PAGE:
The Recap: Rick and Morty visit a spa that detoxifies them of all the traits they hate most about themselves. But while Rick eventually realizes they can’t live without their other halves, Morty refuses to go back.
In keeping with the central theme of this season, we start with the aftermath of a “quick” adventure, blowing through the stunts and spectacle to focus on the emotionally crushing aftermath. The script lingers there for a surprisingly long time—a few quick cuts back to the toxin-Rick and Morty aside, the story is structured more to let us sit with the unease of watching this supposedly perfect world unfold. The tension is especially well-executed on Morty’s end, and while we’re trained to wait for the other shoe to drop, there’s brief joy in seeing the kid succeed for a change.
It can’t last, and there’s never any real sense that it could, but it’s a smart choice to take this tack as the season tips toward its back half, which is traditionally when the show throws its most vicious punches. The conceit for this episode is, after all, what some might accuse this season of doing: trying to “fix” our protagonist. Foreseeing that criticism, the show pushes all the way forward into examining what an apparently ideal fix would look like, with newly-confident Morty and polite, thoughtful Rick.
The obvious point—that making the leads emotionally healthy would deprive the show of what makes it compelling—is made early on without drawing overt attention to it, and the script then rises above by scratching into a deeper layer of the theme. Okay, first it takes liberal cues from Star Trek’s “The Enemy Within” and dips briefly into a darkly enjoyable American Psycho parody, but it also takes the opportunity to question the assumptions of what a “fix” looks like.
Having the detox machine function by removing what the individual hates most about themself is in keeping with the moral relativism the show flirts with, but it also sidesteps the problem of forcing the script to be too didactic or date itself too intensely. An actual magical fix would also require an outside contrivance to reinstate the status quo rather than having the characters move the plot forward. And it lightly pokes at the idea that without conflict, there’s not much show left. Wanting the characters to grow over time is one thing, but their flaws and conflicts are key to making compelling stories. It reveals the scaffolding of its own structure, and seems comfortably aware of how far it can move within those restrictions, though hopefully it’ll choose its own ending rather than tread water forever.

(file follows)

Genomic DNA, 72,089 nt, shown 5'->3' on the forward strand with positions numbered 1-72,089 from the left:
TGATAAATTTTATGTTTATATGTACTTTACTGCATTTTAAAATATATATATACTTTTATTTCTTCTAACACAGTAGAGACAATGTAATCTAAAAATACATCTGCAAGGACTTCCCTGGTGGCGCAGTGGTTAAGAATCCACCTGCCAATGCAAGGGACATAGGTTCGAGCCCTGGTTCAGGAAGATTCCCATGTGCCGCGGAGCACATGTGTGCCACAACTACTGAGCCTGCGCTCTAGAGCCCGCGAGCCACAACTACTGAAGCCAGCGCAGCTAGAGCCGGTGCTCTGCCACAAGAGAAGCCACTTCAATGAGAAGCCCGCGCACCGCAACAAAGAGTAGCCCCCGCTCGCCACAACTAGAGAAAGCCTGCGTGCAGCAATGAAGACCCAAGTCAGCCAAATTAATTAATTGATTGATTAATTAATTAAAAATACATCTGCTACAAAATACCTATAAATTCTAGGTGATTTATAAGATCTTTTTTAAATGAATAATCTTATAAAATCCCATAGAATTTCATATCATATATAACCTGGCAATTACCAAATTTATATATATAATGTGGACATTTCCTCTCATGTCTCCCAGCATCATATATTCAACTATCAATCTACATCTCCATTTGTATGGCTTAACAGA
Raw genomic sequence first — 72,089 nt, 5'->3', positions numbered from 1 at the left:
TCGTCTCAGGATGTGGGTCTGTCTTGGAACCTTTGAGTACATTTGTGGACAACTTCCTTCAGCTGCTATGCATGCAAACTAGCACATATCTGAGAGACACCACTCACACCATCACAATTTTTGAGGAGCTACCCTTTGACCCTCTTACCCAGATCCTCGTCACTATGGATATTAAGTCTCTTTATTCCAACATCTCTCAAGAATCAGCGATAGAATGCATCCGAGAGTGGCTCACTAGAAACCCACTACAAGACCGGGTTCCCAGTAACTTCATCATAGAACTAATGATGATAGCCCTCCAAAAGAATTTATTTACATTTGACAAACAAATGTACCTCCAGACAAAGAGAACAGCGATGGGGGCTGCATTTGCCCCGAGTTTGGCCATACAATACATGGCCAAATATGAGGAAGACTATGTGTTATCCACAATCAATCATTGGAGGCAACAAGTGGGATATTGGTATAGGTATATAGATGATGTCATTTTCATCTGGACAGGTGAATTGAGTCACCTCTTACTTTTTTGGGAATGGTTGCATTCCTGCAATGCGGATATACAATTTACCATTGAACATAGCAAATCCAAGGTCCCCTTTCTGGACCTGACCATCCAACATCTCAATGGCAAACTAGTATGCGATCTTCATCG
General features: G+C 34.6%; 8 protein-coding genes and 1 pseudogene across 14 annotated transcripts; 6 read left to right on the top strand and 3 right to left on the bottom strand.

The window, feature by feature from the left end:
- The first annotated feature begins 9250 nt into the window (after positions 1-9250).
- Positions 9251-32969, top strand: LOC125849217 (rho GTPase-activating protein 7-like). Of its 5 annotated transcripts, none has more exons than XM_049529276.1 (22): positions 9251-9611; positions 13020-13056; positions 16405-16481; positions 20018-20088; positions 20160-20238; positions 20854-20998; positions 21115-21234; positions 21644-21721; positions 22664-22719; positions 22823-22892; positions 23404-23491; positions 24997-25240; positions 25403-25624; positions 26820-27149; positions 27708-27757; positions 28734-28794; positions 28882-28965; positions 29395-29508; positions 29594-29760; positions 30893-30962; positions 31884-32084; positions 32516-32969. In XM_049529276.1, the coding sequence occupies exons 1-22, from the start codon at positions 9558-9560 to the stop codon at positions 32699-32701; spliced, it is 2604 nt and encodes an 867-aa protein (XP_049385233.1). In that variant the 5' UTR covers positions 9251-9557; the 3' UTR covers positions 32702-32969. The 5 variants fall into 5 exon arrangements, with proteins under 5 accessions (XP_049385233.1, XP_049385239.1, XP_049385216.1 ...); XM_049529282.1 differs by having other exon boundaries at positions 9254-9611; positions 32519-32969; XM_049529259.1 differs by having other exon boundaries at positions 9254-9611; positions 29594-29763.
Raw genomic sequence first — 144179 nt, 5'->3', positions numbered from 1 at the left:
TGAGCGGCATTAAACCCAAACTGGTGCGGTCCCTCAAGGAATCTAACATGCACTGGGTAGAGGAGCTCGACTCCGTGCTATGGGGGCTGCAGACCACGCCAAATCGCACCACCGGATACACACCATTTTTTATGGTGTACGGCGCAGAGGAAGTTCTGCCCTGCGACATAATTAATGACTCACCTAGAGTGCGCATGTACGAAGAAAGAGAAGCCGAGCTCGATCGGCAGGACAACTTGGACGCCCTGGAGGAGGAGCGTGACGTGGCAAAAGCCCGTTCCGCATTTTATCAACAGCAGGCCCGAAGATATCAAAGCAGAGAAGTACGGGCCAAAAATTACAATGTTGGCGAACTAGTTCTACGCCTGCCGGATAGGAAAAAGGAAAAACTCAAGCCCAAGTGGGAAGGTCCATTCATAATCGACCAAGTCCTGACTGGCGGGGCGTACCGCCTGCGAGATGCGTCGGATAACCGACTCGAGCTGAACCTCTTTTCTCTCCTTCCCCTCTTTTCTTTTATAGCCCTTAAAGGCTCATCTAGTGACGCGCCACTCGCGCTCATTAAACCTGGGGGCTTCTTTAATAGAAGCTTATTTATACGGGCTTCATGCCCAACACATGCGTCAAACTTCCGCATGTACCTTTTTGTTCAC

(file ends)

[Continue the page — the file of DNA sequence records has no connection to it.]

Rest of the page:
Rick’s initial decision to re-merge with his toxins initially does have that air of contrivance, but even that falls under the series’ general approach of having Rick be three steps ahead of both the cast and the audience. And in the meantime, we’re greeted to a sort of film-negative of our protagonists, which quickly becomes a case of “better the devil you know.”
Morty’s transformation into a textbook sociopath underscores his arc thus far and illuminates some troubling facts about just what parts of Rick he wants to emulate. His ideal self is a charmer insulated from emotional harm by a total lack of empathy—the perfect “easy fix” for a teenager whose emotional distress often comes down to being betrayed by Rick or feeling like the only thing standing between his family and death.
As befits his age, the detoxed Rick has a better handle on hiding his total lack of concern for his family. The hatred of “irrational attachments” is something he’s already passed on to Morty, and seemingly the only benefit of his experience is knowing he does need that part of himself. Which means taking back all the other traits he shook off, because the plot says so.
Jessica’s role in the plot was a nice surprise, though she still doesn’t have much role beyond “slowburn potential love interest.” Still, within those confines Kari Wahlgren was able to infuse some sense of personality, which is more than her past appearances allowed for. Maybe, like Summer, we can hope that this flash of potential will develop into a more three-dimensional character.
As for Morty, I wouldn’t be surprised if his current character arc eventually leads to the reappearance of Eyepatch Morty. As long as it’s not some time loop “they were the same one all along” business, which would be far too contrived for the strong streak the show’s had going on lately.
(image: Adult Swim)
Vrai is a queer author and pop culture blogger; they’re sort of glad to have the two week breather. You can read more essays and find out about their fiction at Fashionable Tinfoil Accessories, listen to them podcasting on Soundcloud, support their work via Patreon or PayPal, or remind them of the existence of Tweets.
Want more stories like this? Become a subscriber and support the site!
—The Mary Sue has a strict comment policy that forbids, but is not limited to, personal insults toward anyone, hate speech, and trolling.—
Have a tip we should know? firstname.lastname@example.org